They had a few things in common. Though they ranged in age from their 20s to their 40s, the men from the Sodus area who enlisted in the 65th NY Volunteer regiment, joining Companies I or K, all joined in Auburn in mid-March 1865. Hence, they all served at the very end of the war. Whether they made it for the April 2nd, 1865 Breakthrough at Petersburg, or only for the regiment’s last battle, at Saylers Creek on April 6th, 1865, none of the men served in the regiment for more than four months. So they shared a short service together. Whether they were induced to enlist by a local or state bounty, or both, needs to be researched. However, what is clear from visiting their grave sites in Wayne and Cayuga Counties is that the men took pride in their service with the 65th. Many of their gravestones reference the 65th NY Volunteers.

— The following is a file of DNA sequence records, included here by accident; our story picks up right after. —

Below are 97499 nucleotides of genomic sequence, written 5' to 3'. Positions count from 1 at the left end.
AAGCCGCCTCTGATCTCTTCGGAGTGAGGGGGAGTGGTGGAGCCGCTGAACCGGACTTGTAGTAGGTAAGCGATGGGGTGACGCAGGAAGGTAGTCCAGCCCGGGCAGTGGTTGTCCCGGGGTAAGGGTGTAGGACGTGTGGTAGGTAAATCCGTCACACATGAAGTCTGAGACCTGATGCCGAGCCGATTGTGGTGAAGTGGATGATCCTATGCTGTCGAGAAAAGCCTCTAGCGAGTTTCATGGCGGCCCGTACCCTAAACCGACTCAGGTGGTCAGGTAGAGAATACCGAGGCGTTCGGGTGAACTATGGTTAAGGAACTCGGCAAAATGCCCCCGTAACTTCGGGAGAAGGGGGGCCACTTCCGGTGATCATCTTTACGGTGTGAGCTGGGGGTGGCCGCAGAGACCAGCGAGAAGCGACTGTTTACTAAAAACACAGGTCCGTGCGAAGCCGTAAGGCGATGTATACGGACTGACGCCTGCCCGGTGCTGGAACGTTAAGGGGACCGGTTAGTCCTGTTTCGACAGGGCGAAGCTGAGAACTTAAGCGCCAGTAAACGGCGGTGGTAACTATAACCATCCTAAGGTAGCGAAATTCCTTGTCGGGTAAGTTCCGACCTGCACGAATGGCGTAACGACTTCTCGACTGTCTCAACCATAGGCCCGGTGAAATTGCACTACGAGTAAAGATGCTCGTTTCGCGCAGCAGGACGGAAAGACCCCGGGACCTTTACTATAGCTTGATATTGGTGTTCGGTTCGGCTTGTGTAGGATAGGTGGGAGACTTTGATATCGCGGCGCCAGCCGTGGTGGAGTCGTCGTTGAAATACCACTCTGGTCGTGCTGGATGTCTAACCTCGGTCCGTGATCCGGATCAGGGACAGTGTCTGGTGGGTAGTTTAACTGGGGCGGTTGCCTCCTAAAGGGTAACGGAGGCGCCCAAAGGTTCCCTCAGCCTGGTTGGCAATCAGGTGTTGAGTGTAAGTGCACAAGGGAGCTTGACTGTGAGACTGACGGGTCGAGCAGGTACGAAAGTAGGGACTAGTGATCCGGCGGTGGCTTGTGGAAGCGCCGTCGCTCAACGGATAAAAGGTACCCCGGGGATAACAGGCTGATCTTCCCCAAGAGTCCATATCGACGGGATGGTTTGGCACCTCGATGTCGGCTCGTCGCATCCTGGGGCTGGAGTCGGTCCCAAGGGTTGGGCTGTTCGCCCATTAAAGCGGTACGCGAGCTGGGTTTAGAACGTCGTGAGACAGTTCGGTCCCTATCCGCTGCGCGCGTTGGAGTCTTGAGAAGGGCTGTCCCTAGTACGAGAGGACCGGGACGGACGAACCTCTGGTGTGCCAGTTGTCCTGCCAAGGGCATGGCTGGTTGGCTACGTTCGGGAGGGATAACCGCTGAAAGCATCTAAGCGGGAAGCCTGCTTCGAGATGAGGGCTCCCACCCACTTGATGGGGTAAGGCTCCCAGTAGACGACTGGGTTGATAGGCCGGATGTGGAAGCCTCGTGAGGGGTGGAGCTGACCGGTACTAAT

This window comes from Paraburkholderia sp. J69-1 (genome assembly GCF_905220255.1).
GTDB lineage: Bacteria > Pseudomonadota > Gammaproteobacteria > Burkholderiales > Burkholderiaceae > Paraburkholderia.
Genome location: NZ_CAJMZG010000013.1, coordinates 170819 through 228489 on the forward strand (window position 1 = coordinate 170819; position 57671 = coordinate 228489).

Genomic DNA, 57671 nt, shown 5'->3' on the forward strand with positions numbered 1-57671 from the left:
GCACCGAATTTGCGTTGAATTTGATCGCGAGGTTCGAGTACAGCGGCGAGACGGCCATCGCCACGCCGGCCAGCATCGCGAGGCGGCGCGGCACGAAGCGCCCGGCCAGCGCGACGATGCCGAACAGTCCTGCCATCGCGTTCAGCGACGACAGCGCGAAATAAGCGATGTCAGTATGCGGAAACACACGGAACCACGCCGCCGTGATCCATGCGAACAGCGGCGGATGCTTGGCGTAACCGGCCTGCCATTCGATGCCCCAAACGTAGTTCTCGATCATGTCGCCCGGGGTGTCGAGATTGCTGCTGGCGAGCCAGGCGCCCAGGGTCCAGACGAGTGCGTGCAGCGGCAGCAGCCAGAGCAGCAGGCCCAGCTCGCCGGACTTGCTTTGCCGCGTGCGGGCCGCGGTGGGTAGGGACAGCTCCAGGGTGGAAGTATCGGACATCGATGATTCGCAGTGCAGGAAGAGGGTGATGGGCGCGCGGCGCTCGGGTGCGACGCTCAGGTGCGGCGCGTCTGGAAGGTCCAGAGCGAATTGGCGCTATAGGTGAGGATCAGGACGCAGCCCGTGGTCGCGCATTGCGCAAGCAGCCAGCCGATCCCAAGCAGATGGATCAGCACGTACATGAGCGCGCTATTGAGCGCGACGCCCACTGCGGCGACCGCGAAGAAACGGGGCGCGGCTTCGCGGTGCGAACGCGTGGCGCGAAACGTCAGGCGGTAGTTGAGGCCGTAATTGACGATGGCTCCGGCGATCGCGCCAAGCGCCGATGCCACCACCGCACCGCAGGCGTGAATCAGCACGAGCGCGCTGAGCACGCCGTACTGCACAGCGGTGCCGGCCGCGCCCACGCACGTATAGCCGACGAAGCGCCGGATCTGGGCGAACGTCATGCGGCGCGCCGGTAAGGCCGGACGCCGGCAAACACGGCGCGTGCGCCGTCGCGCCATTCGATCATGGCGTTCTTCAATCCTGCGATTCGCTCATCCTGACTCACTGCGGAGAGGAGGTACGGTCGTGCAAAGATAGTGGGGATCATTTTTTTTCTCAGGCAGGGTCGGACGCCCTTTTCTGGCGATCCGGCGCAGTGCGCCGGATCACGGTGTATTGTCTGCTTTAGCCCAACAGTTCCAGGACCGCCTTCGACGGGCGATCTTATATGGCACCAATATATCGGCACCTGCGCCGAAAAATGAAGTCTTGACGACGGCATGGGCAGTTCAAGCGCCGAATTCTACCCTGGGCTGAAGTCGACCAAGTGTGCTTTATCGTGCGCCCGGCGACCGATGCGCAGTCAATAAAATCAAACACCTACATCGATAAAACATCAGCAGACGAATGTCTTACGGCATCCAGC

In a four day period of early April 2020, my daughter Rachel and I managed to visit sixteen cemeteries in the beautiful area around Sodus, locating eighteen members of the regiment. Rachel’s research cross referencing the regimental roster with Findagrave.com, had located these soldiers. Having now taken several previous trips together in search of 65th NY soldier graves, Rachel and I have gotten very good at not only locating on line the sites of the men’s graves, but also at finding the graves themselves once inside the cemeteries. Though in this case we couldn’t find two of the men we looked for, to find eighteen of them and place flags at the grave to honor them, was fulfilling. Moreover, we enjoyed the beauty and history of these rural cemeteries, as well as driving through this scenic county filled with apple orchards and scenic views of Lake Ontario. The deep blue color of the lake, even when a stiff Canadian wind blew up huge whitecaps and made wearing several layers a requirement for our work, was breathtaking for one like me who had rarely seen it.